About five minutes after leaving Avenida Baralt, I turned on my pocket radio to scan for news. To my astonishment, what I heard was Chávez’s voice, on yet another cadena nacional – a live nation-wide broadcast that all TV channels and radio stations are forced to carry simultaneously. The first news blackout of the weekend was on.


I didn’t know it at the time, but the cadena started only minutes after the start of the shootout that left 20 dead and over 100 injured – most of them on Avenida Baralt, the street I’d been standing on five minutes earlier. Because there were so many loud bangs in the air, people did not initially realize that shooting had started. Many of the first to be wounded figured they had been hit with a rock or a bottle: only gradually did it become clear live shooting had started.

When all was said and done, there were deaths on both sides. Because no proper investigation has ever been held, the question of who started shooting has been shrouded in mystery and partisan invective for years. In The Silence and the Scorpion, Brian Nelson argues strongly that the first people to shoot that day were chavista civilians not on Puente Llaguno but down below, south from the bridge on Avenida Baralt and shooting southward very close – as close as 20 meters – from the opposition crowd, with the first casualties falling a few minutes before 2:30 p.m.

In this telling, the Policía Metropolitana units (the “ballena” and the “rinoceronte”) dispatched into the avenue were sent there precisely to neutralize the street level shooters, including this guy, who was never identified, but was caught on video:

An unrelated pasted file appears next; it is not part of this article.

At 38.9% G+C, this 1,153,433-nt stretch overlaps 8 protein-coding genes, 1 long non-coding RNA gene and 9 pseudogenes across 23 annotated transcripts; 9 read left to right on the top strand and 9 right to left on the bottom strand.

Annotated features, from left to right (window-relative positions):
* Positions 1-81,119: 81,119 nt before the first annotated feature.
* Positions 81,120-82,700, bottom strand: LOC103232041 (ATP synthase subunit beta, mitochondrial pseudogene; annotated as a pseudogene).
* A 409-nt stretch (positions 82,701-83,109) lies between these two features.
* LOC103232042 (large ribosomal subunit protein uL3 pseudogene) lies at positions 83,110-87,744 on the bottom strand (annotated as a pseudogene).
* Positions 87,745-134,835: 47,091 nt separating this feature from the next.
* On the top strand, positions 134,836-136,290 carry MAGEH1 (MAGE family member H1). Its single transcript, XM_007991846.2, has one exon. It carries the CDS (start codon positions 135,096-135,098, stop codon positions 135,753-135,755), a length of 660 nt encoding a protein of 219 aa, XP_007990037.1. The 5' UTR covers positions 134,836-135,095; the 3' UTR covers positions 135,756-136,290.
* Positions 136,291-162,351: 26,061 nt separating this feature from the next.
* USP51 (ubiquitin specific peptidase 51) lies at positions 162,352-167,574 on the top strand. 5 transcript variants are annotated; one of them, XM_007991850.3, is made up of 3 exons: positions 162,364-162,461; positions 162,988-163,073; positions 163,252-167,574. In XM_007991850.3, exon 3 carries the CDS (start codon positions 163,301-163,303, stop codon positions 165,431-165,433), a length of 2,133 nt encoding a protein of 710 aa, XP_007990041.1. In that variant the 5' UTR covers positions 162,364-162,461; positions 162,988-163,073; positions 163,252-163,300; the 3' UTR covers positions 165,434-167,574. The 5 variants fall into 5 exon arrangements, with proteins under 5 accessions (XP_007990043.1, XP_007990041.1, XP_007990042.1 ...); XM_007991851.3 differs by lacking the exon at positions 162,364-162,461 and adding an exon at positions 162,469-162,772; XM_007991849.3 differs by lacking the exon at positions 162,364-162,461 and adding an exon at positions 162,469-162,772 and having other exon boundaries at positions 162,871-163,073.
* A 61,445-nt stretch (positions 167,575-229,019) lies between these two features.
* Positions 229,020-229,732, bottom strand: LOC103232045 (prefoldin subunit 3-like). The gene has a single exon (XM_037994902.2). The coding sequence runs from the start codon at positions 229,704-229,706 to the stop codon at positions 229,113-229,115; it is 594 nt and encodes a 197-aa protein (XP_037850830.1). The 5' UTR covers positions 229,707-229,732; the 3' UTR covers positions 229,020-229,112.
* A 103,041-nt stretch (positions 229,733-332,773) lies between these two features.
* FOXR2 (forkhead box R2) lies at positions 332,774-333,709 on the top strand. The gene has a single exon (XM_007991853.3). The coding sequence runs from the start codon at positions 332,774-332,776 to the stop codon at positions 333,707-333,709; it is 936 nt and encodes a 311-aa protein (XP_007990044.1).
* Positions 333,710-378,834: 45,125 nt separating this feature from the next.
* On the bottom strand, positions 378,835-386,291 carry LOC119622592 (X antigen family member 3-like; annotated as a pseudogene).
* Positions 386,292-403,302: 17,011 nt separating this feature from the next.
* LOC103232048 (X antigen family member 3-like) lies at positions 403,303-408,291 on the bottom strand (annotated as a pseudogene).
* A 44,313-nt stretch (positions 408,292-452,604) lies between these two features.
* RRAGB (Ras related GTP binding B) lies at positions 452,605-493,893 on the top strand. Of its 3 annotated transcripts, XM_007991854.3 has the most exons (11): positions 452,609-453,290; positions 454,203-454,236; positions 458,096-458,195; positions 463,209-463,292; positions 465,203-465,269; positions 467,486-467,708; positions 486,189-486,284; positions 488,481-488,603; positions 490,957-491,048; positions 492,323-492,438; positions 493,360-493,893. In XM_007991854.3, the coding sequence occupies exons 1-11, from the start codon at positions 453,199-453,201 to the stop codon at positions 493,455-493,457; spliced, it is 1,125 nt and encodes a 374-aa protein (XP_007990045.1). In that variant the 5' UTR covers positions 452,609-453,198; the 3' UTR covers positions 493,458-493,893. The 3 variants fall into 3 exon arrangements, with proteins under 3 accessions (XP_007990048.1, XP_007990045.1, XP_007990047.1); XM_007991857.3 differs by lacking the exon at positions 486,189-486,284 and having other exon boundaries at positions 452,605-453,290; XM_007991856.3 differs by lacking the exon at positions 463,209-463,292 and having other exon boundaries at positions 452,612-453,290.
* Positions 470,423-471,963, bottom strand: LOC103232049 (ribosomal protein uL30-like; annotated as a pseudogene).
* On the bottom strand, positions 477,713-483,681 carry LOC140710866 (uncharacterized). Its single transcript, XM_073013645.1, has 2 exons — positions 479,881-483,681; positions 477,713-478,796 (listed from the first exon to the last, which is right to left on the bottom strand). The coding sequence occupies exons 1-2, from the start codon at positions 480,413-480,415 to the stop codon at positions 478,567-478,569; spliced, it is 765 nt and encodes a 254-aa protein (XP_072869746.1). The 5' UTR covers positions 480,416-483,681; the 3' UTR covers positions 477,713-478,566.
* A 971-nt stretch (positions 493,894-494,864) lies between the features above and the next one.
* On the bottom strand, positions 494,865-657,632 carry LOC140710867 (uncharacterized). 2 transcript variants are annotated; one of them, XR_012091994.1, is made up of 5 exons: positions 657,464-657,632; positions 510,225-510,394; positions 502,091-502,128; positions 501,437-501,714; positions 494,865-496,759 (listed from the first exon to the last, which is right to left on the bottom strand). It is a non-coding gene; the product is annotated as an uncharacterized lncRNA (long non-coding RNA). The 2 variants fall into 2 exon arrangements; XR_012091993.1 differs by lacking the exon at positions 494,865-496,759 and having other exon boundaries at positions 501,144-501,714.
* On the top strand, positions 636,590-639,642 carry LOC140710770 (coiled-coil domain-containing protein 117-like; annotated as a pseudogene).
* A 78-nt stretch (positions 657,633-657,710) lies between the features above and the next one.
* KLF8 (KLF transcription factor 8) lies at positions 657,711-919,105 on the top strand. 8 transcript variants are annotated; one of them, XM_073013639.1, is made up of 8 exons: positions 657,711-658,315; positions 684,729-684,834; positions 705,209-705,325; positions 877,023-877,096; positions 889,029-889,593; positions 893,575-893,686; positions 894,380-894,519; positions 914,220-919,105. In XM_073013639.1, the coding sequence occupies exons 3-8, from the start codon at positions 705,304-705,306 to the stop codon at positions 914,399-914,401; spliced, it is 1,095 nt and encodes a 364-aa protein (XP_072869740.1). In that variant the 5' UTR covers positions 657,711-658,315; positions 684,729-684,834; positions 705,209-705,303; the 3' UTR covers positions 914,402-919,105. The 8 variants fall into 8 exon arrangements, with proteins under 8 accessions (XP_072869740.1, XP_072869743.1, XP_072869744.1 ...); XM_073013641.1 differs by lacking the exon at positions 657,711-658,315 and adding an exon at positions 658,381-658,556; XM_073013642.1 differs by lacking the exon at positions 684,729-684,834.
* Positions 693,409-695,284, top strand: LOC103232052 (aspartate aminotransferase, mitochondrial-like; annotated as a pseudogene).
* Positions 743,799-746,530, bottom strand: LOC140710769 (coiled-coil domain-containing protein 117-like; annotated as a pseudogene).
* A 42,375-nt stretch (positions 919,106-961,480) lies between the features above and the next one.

None of this would be known to me until years later. What was clear to me right then is that, with the cadena, Chávez had taken a decisive step to block reporting of the shooting taking place just feet from the palace.

Since I had a radio instead of a TV, I did not see what millions of Venezuelans saw. To counter Chávez’s decision to give a rambling speech in the middle of a national emergency, the private TV stations took the unprecedented decision to split their screens down the middle during the speech. On one side you saw the president speaking, while on the other side you saw live video images of the shooting spree taking place just meters from where he was.

For more than two long hours during perhaps the worst episode of political violence in Venezuela since the 60s, Chávez continued to speak while people died outside. He never stopped to try to do something to stop the shooting. Every few minutes, an army officer would enter the frame and slip the president a bit of paper containing a casualty tally, which Chávez would read, and then continue talking in his most natural voice. He never stopped to do something to stop the violence raging just outside his door.

Not all the shooting that day happened on Avenida Baralt – people died at several other locations, again on both sides. Minutes after the start of the shooting on Avenida Baralt, one man was killed standing directly behind Miraflores, in the Chavista march on Avenida Urdaneta – well away from line-of-sight from the Hotel Eden and the opposition march. The shots, according to police investigations, came from the Bolero building.

One of the most puzzling subplots here concerns the arrests made by the police at the Hotel Ausonia on the 11th, where several foreigners were arrested with guns, jailed until April 16th, and then released unconditionally by a court under the restored Chávez government. They immediately vanished. Who were they? The government has hinted they were opposition sharpshooters, but forensic tests did not show they had fired weapons recently. They were never questioned or arrested after the 16th, and may have been simple criminals who chose the wrong hotel at the wrong time. But who can be sure?